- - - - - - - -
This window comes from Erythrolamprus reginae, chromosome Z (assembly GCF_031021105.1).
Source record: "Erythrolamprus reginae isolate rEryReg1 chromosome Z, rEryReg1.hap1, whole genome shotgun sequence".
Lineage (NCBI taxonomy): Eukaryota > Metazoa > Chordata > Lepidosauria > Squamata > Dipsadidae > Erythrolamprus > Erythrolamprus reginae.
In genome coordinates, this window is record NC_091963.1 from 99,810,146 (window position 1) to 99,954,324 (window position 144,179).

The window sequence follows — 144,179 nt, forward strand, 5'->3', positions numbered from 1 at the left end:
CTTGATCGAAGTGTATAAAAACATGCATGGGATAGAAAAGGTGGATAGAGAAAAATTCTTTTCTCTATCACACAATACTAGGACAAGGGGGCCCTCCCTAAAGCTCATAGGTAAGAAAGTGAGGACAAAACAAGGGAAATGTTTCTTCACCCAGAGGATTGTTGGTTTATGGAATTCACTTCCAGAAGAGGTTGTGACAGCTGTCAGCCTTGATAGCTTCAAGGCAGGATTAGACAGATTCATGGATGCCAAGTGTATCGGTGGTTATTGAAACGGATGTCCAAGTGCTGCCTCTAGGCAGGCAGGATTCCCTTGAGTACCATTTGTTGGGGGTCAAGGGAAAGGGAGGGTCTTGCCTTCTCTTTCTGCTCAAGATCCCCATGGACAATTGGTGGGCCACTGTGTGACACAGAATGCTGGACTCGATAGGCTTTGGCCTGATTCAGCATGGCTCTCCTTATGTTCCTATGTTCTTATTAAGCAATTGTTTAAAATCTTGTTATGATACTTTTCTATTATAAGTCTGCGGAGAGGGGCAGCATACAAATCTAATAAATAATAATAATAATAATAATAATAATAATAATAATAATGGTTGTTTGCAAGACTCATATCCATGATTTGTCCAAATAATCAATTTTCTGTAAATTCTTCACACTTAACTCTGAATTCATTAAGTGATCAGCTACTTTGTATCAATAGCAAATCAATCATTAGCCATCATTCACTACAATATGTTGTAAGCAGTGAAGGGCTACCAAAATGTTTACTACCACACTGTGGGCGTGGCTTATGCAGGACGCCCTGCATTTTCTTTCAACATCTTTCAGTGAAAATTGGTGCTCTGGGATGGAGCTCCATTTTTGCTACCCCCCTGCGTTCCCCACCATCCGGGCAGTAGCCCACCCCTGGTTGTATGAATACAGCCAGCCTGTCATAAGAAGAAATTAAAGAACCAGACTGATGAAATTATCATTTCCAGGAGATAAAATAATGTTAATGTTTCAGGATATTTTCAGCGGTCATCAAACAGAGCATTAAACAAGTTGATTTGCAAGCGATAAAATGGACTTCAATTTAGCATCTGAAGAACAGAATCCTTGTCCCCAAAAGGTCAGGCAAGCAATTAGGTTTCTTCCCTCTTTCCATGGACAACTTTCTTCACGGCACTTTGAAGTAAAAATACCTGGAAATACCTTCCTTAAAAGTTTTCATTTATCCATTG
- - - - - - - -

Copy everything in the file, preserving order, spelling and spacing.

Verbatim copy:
This window comes from Erythrolamprus reginae, chromosome Z (assembly GCF_031021105.1).
Source record: "Erythrolamprus reginae isolate rEryReg1 chromosome Z, rEryReg1.hap1, whole genome shotgun sequence".
Lineage (NCBI taxonomy): Eukaryota > Metazoa > Chordata > Lepidosauria > Squamata > Dipsadidae > Erythrolamprus > Erythrolamprus reginae.
In genome coordinates, this window is record NC_091963.1 from 99,810,146 (window position 1) to 99,954,324 (window position 144,179).

The window sequence follows — 144,179 nt, forward strand, 5'->3', positions numbered from 1 at the left end:
CTTGATCGAAGTGTATAAAAACATGCATGGGATAGAAAAGGTGGATAGAGAAAAATTCTTTTCTCTATCACACAATACTAGGACAAGGGGGCCCTCCCTAAAGCTCATAGGTAAGAAAGTGAGGACAAAACAAGGGAAATGTTTCTTCACCCAGAGGATTGTTGGTTTATGGAATTCACTTCCAGAAGAGGTTGTGACAGCTGTCAGCCTTGATAGCTTCAAGGCAGGATTAGACAGATTCATGGATGCCAAGTGTATCGGTGGTTATTGAAACGGATGTCCAAGTGCTGCCTCTAGGCAGGCAGGATTCCCTTGAGTACCATTTGTTGGGGGTCAAGGGAAAGGGAGGGTCTTGCCTTCTCTTTCTGCTCAAGATCCCCATGGACAATTGGTGGGCCACTGTGTGACACAGAATGCTGGACTCGATAGGCTTTGGCCTGATTCAGCATGGCTCTCCTTATGTTCCTATGTTCTTATTAAGCAATTGTTTAAAATCTTGTTATGATACTTTTCTATTATAAGTCTGCGGAGAGGGGCAGCATACAAATCTAATAAATAATAATAATAATAATAATAATAATAATAATAATAATGGTTGTTTGCAAGACTCATATCCATGATTTGTCCAAATAATCAATTTTCTGTAAATTCTTCACACTTAACTCTGAATTCATTAAGTGATCAGCTACTTTGTATCAATAGCAAATCAATCATTAGCCATCATTCACTACAATATGTTGTAAGCAGTGAAGGGCTACCAAAATGTTTACTACCACACTGTGGGCGTGGCTTATGCAGGACGCCCTGCATTTTCTTTCAACATCTTTCAGTGAAAATTGGTGCTCTGGGATGGAGCTCCATTTTTGCTACCCCCCTGCGTTCCCCACCATCCGGGCAGTAGCCCACCCCTGGTTGTATGAATACAGCCAGCCTGTCATAAGAAGAAATTAAAGAACCAGACTGATGAAATTATCATTTCCAGGAGATAAAATAATGTTAATGTTTCAGGATATTTTCAGCGGTCATCAAACAGAGCATTAAACAAGTTGATTTGCAAGCGATAAAATGGACTTCAATTTAGCATCTGAAGAACAGAATCCTTGTCCCCAAAAGGTCAGGCAAGCAATTAGGTTTCTTCCCTCTTTCCATGGACAACTTTCTTCACGGCACTTTGAAGTAAAAATACCTGGAAATACCTTCCTTAAAAGTTTTCATTTATCCATTG